If the fall armyworms should occur at treatable levels, growers need to know that they are likely the “grass” strain which can be controlled rather economically with pyrethroids, Intrepid or Dimilin.

Stink bugs, especially the brown species, are at treatable levels in some bean fields. Growers should remember that stink bugs affect the quality of beans more so than the yield. Where brown stink bugs are the primary target, I would suggest a high rate of one of the labeled pyrethroids. These include: Baythroid XL, Brigade (Discipline), Prolex, Karate Z, or Mustang Max. Several of these have multiple generic brand names.


Many of the same caterpillar species found in soybeans are also at sub-economic levels in peanuts. The one exception is fall armyworm. Another “flush”, about 20-30 small larvae per row foot, was found in peanuts near Shorter, AL (Macon county) yesterday (August 24). These armyworms do not always occur in all fields on a given farm. The same products – pyrethroids, Intrepid and Dimilin also provide good control of fall armyworms in peanuts. The quickest kill will come from pyrethroids while the longest residual will come from Intrepid and Dimilin.

Recent Field Tours

More than 100 growers, ag suppliers and related agencies were in attendance at a recent Field Day. The 34th annual East Central Tour was held on August 13th. This tour began 34 years ago primarily to view the “magic” cotton insect control obtained with Ambush, Pounce and Pydrin pyrethroids. They provided better control than anything that generation of growers had ever observed.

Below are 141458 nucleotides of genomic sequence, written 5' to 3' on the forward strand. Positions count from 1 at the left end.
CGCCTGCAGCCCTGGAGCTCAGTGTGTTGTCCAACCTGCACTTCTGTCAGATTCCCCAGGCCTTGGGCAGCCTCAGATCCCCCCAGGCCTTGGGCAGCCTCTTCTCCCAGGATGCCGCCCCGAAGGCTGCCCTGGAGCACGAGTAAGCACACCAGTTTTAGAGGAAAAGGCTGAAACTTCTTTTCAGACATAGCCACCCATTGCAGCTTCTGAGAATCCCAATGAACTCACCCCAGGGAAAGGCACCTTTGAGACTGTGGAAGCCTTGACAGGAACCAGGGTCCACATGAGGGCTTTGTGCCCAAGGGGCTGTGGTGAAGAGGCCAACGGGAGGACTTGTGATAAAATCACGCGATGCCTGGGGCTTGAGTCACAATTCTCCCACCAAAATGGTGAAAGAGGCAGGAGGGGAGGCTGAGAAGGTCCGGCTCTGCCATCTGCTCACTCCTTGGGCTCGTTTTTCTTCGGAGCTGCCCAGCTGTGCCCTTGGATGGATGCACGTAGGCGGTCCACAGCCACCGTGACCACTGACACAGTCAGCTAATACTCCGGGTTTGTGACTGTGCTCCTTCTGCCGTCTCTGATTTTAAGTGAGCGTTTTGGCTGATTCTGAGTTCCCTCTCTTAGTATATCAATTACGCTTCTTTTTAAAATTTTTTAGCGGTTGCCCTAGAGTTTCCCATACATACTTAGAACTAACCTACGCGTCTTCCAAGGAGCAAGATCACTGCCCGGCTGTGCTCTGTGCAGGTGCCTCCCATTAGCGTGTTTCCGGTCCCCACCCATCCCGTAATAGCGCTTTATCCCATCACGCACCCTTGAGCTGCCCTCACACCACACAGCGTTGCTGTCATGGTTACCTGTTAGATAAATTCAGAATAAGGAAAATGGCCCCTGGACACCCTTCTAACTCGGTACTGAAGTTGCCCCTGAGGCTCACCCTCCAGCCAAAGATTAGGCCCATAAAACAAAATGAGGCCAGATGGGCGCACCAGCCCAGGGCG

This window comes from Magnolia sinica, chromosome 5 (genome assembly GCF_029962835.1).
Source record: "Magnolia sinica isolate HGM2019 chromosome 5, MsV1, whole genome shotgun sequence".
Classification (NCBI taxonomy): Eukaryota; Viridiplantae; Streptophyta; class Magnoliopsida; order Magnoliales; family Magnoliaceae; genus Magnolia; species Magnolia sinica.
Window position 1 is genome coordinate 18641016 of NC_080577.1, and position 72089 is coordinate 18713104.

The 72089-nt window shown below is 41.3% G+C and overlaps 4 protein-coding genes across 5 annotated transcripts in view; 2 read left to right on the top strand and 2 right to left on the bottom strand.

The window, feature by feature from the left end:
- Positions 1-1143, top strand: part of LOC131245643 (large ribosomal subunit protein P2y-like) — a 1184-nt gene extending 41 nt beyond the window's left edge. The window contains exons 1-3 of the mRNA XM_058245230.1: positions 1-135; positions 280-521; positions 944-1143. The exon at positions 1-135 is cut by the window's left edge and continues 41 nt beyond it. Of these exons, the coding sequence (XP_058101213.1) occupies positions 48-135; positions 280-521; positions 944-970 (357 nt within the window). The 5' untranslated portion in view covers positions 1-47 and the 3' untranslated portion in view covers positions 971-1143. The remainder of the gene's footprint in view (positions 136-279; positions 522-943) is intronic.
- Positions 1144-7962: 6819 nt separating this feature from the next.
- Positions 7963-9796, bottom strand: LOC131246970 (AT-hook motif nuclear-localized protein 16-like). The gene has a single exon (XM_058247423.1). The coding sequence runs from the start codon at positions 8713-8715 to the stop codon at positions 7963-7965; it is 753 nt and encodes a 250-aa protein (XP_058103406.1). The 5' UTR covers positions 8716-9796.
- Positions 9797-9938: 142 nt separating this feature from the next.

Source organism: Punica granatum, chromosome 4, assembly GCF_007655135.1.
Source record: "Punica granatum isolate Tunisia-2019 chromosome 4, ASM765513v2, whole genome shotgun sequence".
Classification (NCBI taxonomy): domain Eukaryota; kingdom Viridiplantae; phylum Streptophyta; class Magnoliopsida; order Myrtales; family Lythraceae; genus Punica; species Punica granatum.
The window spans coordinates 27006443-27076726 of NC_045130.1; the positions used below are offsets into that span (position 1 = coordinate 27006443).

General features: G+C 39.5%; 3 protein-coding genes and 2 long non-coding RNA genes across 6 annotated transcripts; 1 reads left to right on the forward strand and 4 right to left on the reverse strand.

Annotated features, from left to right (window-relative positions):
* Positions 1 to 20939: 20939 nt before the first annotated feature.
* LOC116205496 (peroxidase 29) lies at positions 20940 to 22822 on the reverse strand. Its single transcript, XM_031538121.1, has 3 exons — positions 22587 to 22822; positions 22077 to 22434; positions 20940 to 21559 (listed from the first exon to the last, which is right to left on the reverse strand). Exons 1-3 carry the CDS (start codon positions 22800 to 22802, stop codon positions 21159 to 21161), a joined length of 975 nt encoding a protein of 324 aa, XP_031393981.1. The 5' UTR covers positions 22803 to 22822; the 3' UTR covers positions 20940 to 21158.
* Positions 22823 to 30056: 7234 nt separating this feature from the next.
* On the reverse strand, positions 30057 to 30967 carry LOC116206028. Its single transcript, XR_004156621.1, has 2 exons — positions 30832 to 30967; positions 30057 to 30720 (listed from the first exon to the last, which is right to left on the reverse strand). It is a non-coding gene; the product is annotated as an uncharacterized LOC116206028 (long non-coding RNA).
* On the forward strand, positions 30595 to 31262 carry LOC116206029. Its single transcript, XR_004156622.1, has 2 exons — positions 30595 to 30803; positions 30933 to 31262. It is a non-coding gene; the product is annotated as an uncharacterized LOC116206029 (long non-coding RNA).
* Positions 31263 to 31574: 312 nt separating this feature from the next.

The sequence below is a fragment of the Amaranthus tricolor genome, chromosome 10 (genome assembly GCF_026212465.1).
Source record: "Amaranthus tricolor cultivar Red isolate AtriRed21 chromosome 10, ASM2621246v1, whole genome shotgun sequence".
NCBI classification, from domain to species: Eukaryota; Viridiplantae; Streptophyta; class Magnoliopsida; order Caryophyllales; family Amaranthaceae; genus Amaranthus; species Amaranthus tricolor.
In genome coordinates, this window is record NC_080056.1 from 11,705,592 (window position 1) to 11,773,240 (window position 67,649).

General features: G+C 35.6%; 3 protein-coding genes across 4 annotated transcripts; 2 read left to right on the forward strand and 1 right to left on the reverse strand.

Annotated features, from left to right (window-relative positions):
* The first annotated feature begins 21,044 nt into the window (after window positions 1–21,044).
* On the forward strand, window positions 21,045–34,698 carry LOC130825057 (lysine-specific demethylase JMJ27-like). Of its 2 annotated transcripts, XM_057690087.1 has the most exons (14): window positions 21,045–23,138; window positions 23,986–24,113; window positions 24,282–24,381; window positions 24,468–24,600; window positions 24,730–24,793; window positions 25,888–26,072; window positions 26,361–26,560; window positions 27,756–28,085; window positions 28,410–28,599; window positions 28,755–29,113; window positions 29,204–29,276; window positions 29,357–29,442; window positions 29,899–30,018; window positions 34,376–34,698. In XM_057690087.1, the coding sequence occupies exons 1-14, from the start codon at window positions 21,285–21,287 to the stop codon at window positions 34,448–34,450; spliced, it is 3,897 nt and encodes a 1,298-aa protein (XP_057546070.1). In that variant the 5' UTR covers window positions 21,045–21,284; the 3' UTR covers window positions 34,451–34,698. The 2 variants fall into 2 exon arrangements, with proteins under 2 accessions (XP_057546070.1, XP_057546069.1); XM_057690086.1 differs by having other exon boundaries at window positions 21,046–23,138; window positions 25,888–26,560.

The annual Wiregrass Research Farm field day was held on August 20th. The latest research results on peanuts, cotton, corn and soybeans were presented.

Twin Link Field Day

I had the opportunity to participate in the Bayer Twin Link dual-Bt technology field tour near Blackville, SC, on August 23rd. Research on this technology was observed on the Clemson Edisto Research and Education Center and on the Carolina Ag Research farm (Dr. Mike McCarty). Both locations have had some of the highest bollworm pressure I have ever observed. Untreated conventional cotton had 100% boll damage and some foliage loss to bollworms. The Bayer Twin Link Bt technology did not give perfect control under this level of pressure but showed impressive results.

Monday, August 16, 2010

Insect Blog 8-16-10

Weather- Temperatures remain high 90-95 degrees Fahrenheit and rainfall extremely scattered statewide, as of today (8/16). Hay, pastures, peanuts and soybeans in many areas would profit greatly from rainfall. Most cotton fields are beyond benefit from water.